The IRS has always taken the position that your Retirement Accounts – IRA, 401(K), 403(B), etc. are to be used to assist you with your retirement expenses and used during your lifetime. Therefore those accounts are to have the money pulled out of them and the Deferred Income Taxes paid during your lifetime. The IRS opposed the idea that your Retirement Account would be passed on to your loved ones upon your death and that the advantages of the Deferred Income Tax Growth in those accounts would pass on to your children.
(It has always been an accepted exception that your Retirement Account could be left to your surviving spouse and that it magically “Rolled Over” to your surviving spouse with no real negative consequence. This exception only applies to the surviving spouse.)
Prior to the enactment of the “SECURE Act” on January 1, 2020, one could bequeath their Retirement Account to their child (for example) and that child enjoyed an even better deferred Income Tax Free Growth than you did. (We’ll show you how below.)
Your IRA Withdrawals:
In April of the year you turn 70 & ½ years old you are required by law to start withdrawing money from your Retirement Account and the IRS can start taxing that Tax Deferred Income withdrawn from that Retirement Account.
Your Account Treatment:
The amount you have to withdraw is determined by an IRS Life Expectancy Table that sets out the percentage of the value of the Account that you must withdraw. They use the December 31 value of the Account the year before to apply to that percentage to determine the dollar amount that must be withdrawn. Many people don’t want to pull out the Retirement Account money as they don’t need it to live and the added income will likely push them into a higher income tax bracket for the year.
The older you are, the more the Retirement Account money must be withdrawn as statistically your life expectancy shortens.
Your Child’s Withdrawals:
(When I speak of “Inherited IRAs” “IRA Stretches”, “Stretch IRA”, or “Withdrawals”, I am referring to Retirement Account Stretches or Withdrawals. Although many people roll their Company Retirement Accounts into Self Directed IRAs for flexibility purposes.)
When your child inherits the “Stretch IRA” from you by being the named “Death Beneficiary“ of that Account, or the Beneficiary of a Trust named as the Death Beneficiary of the Account, the “Measuring Life” of that account, (your child) has a much longer statistical life expectancy than you. That is calculated by using that same IRS Life Expectancy Chart you use. As your child is a generation younger than you, their life expectancy is much longer than yours.
What Does That Mean?
Your Adult Child has a much lower percentage number that must be withdrawn from the Retirement Account each year. Therefore your Adult Child received an even greater Deferred Income Tax Free Growth than you did.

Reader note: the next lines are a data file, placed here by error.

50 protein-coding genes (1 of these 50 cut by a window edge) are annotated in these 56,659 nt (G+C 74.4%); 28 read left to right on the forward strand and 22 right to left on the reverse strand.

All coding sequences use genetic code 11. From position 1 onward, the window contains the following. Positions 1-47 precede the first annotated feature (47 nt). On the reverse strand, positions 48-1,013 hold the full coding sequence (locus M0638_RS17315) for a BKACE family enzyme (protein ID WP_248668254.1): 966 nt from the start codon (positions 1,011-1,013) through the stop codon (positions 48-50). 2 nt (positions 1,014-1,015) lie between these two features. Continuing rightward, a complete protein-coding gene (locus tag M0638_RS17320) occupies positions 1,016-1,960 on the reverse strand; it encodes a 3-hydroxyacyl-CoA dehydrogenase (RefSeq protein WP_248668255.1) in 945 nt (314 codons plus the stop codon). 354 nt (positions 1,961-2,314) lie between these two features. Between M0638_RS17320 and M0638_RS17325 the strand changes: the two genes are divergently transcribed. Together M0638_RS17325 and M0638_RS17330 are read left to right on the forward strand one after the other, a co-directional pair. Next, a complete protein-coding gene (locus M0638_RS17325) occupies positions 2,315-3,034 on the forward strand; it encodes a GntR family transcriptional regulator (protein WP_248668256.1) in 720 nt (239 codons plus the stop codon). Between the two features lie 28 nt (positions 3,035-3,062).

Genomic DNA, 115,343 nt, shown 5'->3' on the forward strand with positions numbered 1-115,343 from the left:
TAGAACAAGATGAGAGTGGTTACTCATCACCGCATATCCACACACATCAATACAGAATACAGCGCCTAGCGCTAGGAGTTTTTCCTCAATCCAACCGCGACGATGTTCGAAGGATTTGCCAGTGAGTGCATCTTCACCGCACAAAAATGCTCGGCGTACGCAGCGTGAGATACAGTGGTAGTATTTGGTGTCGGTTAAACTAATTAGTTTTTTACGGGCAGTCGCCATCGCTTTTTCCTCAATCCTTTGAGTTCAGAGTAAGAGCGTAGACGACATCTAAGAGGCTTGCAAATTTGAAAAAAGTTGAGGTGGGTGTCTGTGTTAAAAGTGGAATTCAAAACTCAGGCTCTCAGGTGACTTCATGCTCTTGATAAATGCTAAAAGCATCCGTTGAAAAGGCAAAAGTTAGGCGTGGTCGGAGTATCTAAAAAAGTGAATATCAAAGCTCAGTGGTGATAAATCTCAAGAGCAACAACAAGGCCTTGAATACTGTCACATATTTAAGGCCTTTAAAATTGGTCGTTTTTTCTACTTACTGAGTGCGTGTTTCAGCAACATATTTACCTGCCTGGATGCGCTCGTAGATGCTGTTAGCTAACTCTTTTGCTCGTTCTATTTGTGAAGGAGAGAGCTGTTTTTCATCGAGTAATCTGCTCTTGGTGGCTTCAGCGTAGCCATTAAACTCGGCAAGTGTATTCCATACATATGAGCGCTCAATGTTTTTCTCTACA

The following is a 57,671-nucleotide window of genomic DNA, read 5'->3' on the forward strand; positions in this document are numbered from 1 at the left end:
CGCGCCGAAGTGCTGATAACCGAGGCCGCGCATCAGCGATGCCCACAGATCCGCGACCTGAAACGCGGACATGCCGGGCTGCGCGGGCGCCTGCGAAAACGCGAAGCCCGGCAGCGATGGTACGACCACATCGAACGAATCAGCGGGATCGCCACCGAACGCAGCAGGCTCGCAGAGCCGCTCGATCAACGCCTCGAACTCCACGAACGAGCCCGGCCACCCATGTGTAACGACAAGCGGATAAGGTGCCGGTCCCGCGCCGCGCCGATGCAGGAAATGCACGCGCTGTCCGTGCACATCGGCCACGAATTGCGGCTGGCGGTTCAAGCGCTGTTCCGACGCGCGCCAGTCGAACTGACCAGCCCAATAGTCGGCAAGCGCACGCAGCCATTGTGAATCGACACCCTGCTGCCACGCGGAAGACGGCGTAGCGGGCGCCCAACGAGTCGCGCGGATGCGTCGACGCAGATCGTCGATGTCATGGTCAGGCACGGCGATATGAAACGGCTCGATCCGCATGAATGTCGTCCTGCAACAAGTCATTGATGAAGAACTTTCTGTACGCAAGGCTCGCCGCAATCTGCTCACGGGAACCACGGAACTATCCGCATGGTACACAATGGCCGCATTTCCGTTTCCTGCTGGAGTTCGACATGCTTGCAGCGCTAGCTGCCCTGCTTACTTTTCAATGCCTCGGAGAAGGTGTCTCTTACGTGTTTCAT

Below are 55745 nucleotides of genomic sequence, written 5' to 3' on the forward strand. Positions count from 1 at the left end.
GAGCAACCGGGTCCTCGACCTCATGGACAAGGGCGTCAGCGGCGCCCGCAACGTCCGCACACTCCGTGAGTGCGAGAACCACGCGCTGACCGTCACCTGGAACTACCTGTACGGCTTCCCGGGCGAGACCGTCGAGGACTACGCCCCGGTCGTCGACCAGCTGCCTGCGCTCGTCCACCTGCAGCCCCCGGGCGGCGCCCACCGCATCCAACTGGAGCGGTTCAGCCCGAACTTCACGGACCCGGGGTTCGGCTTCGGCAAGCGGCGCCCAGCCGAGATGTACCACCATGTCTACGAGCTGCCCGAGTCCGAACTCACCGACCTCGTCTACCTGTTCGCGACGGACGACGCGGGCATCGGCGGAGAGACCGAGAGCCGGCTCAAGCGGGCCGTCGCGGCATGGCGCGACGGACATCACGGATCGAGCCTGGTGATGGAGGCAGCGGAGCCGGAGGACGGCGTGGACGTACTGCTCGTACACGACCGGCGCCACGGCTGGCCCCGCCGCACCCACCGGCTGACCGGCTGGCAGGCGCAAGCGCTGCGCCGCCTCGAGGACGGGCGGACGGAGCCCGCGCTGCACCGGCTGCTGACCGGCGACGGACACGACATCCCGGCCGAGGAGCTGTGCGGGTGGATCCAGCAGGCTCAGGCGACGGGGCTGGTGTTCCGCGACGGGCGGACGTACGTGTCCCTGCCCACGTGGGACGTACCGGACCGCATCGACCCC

This is referred to as “Stretching” that IRA Tax Deferred Growth over time by the next generation down from the Retirement Account Owner. This was a powerful Investment Vehicle for the Adult Child receiving the “Inherited IRA” “Stretched IRA”, or “Stretch IRA”.
So What Changed?
The IRS finally got their way!
Except for the exception (and a few others) of the surviving Spouse inheriting their dead spouses IRA and magically “Rolling Over” that IRA as if it originally belonged to them and a few other narrow exceptions, the “Stretch IRA” died on January 1, 2020.
From January 1, 2020 on, the (non-spouse) person inheriting that IRA generally can no longer withdraw the money slowly over time because of their much statistically longer life expectancy and enjoy that continued Income Tax Deferred Growth.
So Now What?
The IRS won in that now you must withdraw all of that Retirement Account Money within ten (10) years!
You can take out a percentage of that Account over the ten (10) year period or take it out in year Ten (10). Regardless of how it is withdrawn it has to be withdrawn in ten (10) years. It is then income taxed by the Dark Empire, I mean IRS.
So … the “Stretched IRA” or “Stretch IRA” left to your younger generations no longer receives the excellent Tax Deferred Growth of the “Stretch IRA”.
So … as the money from the “Stretch IRA” is taxed when it leaves the IRA the Tax Deferred Growth is lost. It is especially evident if you calculate the Tax Deferred Growth over decades. Therefore those receiving “Stretch IRAs” can no longer “stretch” the smaller withdraws over decades and enjoy decades of Tax Deferred Growth. They must withdraw all monies in the IRA within ten (10) years.
So … the IRS, the Dark Empire, wins what they have always wanted on IRAs. That the IRA dies not long after the IRA owner dies.
SO WHAT CAN WE DO?
At the Law Firm of Steven Andrew Jackson, Attorney and Counsellor at Law, we have helped hundreds of families protect themselves and their loved ones, avoid Estate Taxes and Probate Costs, and keep their Estate Plans current with the law through The Customized Protective Estate Planning Solution™.